Trevor Terfloth, Postmedia Network
, Last Updated: 9:49 AM ET
CHATHAM, Ont. – The war over a $ 6-million lottery ticket sold in Ontario has torn apart a couple that should instead be sharing experiences they “could only dream of doing.”
That’s the pained perspective of Denise Robertson, 46, who has gone to court in an attempt win what she believes is her share of the massive jackpot her longtime live-in boyfriend, Maurice Thibeault, won Sept. 20 – before moving out without telling her about it.
“I am greatly saddened and disappointed by what has happened here,” Robertson said in a statement issued Thursday by the Windsor law firm representing her, Colautti Landry.
“This could have been a very happy and exciting time for us as a couple to do things we could only dream of doing.”
A court injunction successfully sought by Robertson’s lawyers has frozen the payout while officials with Ontario’s lottery regulator, the OLG, review the matter. Thibeault, who quit his job at a local granite company after buying the winning ticket, couldn’t be reached for comment.
The conflict – an echo of the legendary 2004 case of Woodstock-area lottery winner Ray Sobeski – is over a Lotto 6/49 ticket, one of two winners in a $ 12-million jackpot. The other winner was sold in Quebec.
In the brewing court battle, Robertson details in legal filings a dramatic step-by-step account of what she calls the attempts by Thibeault to keep the lotto win a secret and leave her out of it. Here are excerpts from her affidavit, the contents of which have not been tested in court:
*She says the couple often buys lottery tickets and agreed that “if we had a winning ticket, the proceeds would be ours, as a couple.”
*She heard on local radio that one of the two winning tickets in the $ 12-million Sept. 20 lottery was sold in Chatham. Thibeault made it clear to her and friends that their ticket didn’t win.
*He left for work at a London job site on Sept. 25. He was unresponsive over text all day and she was “shocked” to return home and see he’d moved out “all his clothes, his toiletries and most of his other personal items and his Canadian passport.”
*A friend of Robertson’s passed along rumours that Thibeault had won the lottery. This was confirmed by Thibeault’s boss, who shared a text in which Thibeault said “Denise and I are no longer together” and that, due to another life-changing event, “I will not be coming back to work.” Included in the text was a photo of the winning ticket.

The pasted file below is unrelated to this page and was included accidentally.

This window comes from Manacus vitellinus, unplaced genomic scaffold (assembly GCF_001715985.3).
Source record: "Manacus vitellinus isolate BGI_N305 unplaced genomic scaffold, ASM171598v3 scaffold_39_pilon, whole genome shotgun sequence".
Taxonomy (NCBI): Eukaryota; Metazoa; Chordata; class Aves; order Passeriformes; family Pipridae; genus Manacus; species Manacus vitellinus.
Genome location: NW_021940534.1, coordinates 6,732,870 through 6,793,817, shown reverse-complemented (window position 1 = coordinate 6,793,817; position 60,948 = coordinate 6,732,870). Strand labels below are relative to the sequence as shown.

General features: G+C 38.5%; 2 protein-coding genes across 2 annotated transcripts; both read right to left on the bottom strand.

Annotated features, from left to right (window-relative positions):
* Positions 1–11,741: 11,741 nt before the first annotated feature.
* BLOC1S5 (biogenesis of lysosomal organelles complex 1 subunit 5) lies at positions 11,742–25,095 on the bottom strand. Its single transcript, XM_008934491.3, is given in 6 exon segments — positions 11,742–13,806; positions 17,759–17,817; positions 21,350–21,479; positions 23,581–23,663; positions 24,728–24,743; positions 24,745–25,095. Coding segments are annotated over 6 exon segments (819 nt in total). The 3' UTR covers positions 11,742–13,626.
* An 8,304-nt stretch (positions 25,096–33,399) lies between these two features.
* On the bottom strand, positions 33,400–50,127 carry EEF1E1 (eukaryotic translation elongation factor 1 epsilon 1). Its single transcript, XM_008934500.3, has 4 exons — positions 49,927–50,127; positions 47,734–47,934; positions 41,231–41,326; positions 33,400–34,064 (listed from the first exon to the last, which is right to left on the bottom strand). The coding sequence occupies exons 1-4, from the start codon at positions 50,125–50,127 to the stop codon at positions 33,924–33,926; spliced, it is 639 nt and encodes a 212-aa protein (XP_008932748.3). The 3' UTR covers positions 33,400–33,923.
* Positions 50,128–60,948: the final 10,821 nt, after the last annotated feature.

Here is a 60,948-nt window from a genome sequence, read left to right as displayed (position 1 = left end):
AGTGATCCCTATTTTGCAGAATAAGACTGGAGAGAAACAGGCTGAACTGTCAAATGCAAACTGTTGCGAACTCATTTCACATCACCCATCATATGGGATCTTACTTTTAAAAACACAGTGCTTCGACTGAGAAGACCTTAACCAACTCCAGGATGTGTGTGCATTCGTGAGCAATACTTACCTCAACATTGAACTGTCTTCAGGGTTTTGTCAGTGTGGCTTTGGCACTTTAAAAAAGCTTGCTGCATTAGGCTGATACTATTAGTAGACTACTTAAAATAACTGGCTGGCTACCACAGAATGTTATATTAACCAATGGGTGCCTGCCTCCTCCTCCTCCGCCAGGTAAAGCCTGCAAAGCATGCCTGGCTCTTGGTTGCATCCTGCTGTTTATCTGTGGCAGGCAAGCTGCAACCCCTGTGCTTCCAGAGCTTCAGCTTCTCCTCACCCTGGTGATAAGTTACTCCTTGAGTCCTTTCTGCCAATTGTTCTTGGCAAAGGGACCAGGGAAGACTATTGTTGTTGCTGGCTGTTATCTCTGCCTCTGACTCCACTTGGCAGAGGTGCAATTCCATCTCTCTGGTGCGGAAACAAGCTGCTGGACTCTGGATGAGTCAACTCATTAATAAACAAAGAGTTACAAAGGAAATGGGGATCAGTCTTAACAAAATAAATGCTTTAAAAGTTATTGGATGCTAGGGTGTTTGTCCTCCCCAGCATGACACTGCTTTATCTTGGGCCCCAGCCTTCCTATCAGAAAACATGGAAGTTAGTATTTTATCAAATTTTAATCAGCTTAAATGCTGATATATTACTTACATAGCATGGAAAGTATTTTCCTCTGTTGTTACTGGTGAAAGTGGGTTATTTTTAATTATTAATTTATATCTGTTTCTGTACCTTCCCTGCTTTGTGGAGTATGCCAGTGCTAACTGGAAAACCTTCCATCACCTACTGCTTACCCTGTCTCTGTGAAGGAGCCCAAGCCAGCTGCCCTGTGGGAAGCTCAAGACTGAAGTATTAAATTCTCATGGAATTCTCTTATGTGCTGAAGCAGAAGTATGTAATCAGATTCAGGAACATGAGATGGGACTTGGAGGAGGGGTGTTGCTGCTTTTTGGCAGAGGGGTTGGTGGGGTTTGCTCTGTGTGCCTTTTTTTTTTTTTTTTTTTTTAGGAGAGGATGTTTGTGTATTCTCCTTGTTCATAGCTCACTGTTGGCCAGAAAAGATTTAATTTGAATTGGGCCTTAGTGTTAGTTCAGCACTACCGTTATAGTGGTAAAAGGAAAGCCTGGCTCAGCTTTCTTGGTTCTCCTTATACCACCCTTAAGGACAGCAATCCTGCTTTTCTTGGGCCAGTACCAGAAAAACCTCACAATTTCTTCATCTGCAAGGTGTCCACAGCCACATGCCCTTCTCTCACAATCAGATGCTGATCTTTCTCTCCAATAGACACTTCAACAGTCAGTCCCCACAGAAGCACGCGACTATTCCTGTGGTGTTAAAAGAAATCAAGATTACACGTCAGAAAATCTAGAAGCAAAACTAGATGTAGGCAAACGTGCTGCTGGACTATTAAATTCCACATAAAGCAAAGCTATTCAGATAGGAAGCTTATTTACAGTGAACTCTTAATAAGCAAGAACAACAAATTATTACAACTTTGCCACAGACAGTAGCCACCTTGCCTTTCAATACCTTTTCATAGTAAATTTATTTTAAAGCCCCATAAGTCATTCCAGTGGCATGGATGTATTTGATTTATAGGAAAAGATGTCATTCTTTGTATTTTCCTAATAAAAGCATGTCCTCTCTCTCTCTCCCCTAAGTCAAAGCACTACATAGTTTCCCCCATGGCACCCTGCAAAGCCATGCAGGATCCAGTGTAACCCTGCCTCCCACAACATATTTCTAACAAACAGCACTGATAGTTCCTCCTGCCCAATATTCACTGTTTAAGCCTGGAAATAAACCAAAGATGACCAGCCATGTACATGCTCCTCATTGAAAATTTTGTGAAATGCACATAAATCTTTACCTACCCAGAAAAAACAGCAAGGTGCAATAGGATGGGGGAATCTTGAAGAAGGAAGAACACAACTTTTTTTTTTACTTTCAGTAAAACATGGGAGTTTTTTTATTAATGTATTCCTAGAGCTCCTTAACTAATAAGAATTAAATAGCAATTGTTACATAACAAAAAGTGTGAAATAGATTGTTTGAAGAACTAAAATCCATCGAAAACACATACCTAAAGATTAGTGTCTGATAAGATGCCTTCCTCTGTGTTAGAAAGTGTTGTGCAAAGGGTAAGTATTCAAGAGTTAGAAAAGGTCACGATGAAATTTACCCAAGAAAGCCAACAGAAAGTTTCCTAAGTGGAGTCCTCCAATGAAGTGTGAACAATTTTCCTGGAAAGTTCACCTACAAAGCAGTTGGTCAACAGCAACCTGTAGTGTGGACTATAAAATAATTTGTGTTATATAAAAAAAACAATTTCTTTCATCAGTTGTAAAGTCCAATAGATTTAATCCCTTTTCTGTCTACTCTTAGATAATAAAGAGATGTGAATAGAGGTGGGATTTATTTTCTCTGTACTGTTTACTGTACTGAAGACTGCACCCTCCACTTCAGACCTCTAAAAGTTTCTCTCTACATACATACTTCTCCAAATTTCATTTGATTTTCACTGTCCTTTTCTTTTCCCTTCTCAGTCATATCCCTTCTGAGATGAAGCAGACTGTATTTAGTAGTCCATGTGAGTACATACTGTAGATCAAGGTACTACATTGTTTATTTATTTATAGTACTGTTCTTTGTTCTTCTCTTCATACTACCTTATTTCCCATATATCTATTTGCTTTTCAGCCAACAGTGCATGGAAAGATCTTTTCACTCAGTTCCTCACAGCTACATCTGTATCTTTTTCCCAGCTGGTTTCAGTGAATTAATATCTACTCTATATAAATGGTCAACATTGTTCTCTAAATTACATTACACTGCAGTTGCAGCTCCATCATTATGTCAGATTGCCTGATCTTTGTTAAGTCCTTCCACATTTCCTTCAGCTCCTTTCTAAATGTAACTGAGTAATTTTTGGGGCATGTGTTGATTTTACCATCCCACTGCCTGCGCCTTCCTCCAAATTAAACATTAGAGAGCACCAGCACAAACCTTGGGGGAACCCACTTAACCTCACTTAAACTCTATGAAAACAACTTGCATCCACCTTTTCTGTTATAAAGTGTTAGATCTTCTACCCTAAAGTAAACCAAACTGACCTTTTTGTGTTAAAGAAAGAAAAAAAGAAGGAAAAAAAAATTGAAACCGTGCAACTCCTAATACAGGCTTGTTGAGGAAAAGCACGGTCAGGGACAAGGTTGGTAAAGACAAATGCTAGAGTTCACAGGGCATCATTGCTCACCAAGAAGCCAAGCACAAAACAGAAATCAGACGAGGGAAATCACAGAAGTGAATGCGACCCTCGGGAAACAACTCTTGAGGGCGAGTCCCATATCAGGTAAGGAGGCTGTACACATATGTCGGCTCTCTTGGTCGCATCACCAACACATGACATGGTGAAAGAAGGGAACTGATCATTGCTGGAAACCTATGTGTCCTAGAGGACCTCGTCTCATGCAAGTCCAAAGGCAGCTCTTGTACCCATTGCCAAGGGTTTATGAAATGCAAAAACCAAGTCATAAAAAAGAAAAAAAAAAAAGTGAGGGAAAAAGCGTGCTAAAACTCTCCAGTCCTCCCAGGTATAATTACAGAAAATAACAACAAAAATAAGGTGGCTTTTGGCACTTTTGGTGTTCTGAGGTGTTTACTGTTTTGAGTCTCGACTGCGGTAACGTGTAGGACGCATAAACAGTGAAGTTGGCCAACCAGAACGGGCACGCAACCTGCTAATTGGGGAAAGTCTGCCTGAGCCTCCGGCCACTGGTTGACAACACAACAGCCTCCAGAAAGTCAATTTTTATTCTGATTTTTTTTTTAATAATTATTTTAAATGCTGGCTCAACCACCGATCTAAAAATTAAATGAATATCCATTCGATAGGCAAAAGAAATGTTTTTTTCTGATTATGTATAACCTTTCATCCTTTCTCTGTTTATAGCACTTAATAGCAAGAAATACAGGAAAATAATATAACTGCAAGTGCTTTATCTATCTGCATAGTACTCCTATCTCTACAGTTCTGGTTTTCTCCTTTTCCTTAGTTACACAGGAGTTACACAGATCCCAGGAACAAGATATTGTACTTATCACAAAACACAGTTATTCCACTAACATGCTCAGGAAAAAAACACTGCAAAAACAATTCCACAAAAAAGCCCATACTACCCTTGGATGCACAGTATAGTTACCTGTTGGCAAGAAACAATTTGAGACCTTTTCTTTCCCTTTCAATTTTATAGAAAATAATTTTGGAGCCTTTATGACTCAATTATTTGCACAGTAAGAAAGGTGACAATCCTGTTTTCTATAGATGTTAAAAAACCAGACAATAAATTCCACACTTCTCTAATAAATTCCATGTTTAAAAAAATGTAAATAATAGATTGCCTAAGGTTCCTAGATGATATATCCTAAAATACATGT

*In the affidavit urging the court injunction, she expressed fear that with the money, Thibeault could “leave the country” and “any access I have to my portion of these funds will be lost.”
Tony Bitonti, a spokesperson for OLG, confirmed a court injunction has been slapped on the ticket, freezing the payout. The so-called “price-claim review process” is done to “ensure the OLG pays the right prize to the right person/people every time,” he said.
“When the prize is eventually paid out, OLG will issue a winner’s news release along with a photo, as we do with all our big lottery winners.”
Between now and then, however, people in this city halfway between Windsor and London are already taking sides as the sordid details of the jackpot fallout become public.
“I think he owes her $ 3 million,” Dakota Hodgson of Chatham said. “It’s life-changing money.”
Chatham’s Clair Culliford called the situation “terrible” and wouldn’t fault Robertson for taking action.
“Morally, he should give her some,” he said. “He should avoid the court action.”
In the 2004 Sobeski case, the Oxford County man held onto his $ 30-million winning ticket for nearly a year — long enough to file for divorce from his wife, Nynna Ionson.
Five years later, Sobeski and Ionson’s legal fight ended with the two settling privately.
While Robertson fights for what she believes is her share of the $ 6-million Chatham windfall, her affidavit also hints at the personal pain of being left behind by the man she’d lived with for more than two years.
“Together, we dreamed about winning the lotto,” Robertson said. “We both love muscle cars, (we said) we would buy each other one and buy a large property in the country and build a large shop to work on our cars.”